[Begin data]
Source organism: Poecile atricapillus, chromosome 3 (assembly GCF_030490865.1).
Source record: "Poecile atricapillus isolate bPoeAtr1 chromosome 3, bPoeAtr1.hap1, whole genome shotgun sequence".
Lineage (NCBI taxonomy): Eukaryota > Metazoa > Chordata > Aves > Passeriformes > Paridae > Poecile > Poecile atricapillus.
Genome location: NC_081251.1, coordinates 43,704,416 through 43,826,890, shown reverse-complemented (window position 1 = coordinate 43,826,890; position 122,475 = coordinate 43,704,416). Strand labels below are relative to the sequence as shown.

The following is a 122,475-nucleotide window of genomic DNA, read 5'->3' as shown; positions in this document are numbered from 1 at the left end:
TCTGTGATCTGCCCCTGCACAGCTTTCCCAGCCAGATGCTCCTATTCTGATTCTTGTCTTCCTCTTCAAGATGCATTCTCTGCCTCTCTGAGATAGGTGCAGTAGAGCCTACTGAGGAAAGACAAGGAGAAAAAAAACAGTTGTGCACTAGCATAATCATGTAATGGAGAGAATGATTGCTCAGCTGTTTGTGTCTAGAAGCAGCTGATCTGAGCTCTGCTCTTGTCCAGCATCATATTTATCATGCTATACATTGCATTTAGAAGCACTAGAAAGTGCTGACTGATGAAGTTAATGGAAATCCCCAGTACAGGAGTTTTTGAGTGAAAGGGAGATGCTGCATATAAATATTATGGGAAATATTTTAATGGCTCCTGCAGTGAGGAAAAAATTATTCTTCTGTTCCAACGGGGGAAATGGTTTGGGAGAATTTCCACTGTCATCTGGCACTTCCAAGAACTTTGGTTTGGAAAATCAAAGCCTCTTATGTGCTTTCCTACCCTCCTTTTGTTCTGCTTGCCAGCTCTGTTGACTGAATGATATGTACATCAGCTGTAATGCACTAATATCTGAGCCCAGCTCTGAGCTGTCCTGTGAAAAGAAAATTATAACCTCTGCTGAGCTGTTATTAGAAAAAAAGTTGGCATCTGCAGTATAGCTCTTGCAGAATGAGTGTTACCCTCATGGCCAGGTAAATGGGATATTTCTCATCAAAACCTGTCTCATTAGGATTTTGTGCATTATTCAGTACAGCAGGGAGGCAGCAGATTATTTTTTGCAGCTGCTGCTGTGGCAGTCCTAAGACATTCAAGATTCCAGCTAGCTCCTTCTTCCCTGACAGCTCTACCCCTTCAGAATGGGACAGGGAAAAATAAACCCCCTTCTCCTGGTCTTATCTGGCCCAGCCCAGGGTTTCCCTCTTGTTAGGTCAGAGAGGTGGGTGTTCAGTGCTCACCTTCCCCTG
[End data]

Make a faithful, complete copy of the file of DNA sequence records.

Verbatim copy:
Source organism: Poecile atricapillus, chromosome 3 (assembly GCF_030490865.1).
Source record: "Poecile atricapillus isolate bPoeAtr1 chromosome 3, bPoeAtr1.hap1, whole genome shotgun sequence".
Lineage (NCBI taxonomy): Eukaryota > Metazoa > Chordata > Aves > Passeriformes > Paridae > Poecile > Poecile atricapillus.
Genome location: NC_081251.1, coordinates 43,704,416 through 43,826,890, shown reverse-complemented (window position 1 = coordinate 43,826,890; position 122,475 = coordinate 43,704,416). Strand labels below are relative to the sequence as shown.

The following is a 122,475-nucleotide window of genomic DNA, read 5'->3' as shown; positions in this document are numbered from 1 at the left end:
TCTGTGATCTGCCCCTGCACAGCTTTCCCAGCCAGATGCTCCTATTCTGATTCTTGTCTTCCTCTTCAAGATGCATTCTCTGCCTCTCTGAGATAGGTGCAGTAGAGCCTACTGAGGAAAGACAAGGAGAAAAAAAACAGTTGTGCACTAGCATAATCATGTAATGGAGAGAATGATTGCTCAGCTGTTTGTGTCTAGAAGCAGCTGATCTGAGCTCTGCTCTTGTCCAGCATCATATTTATCATGCTATACATTGCATTTAGAAGCACTAGAAAGTGCTGACTGATGAAGTTAATGGAAATCCCCAGTACAGGAGTTTTTGAGTGAAAGGGAGATGCTGCATATAAATATTATGGGAAATATTTTAATGGCTCCTGCAGTGAGGAAAAAATTATTCTTCTGTTCCAACGGGGGAAATGGTTTGGGAGAATTTCCACTGTCATCTGGCACTTCCAAGAACTTTGGTTTGGAAAATCAAAGCCTCTTATGTGCTTTCCTACCCTCCTTTTGTTCTGCTTGCCAGCTCTGTTGACTGAATGATATGTACATCAGCTGTAATGCACTAATATCTGAGCCCAGCTCTGAGCTGTCCTGTGAAAAGAAAATTATAACCTCTGCTGAGCTGTTATTAGAAAAAAAGTTGGCATCTGCAGTATAGCTCTTGCAGAATGAGTGTTACCCTCATGGCCAGGTAAATGGGATATTTCTCATCAAAACCTGTCTCATTAGGATTTTGTGCATTATTCAGTACAGCAGGGAGGCAGCAGATTATTTTTTGCAGCTGCTGCTGTGGCAGTCCTAAGACATTCAAGATTCCAGCTAGCTCCTTCTTCCCTGACAGCTCTACCCCTTCAGAATGGGACAGGGAAAAATAAACCCCCTTCTCCTGGTCTTATCTGGCCCAGCCCAGGGTTTCCCTCTTGTTAGGTCAGAGAGGTGGGTGTTCAGTGCTCACCTTCCCCTG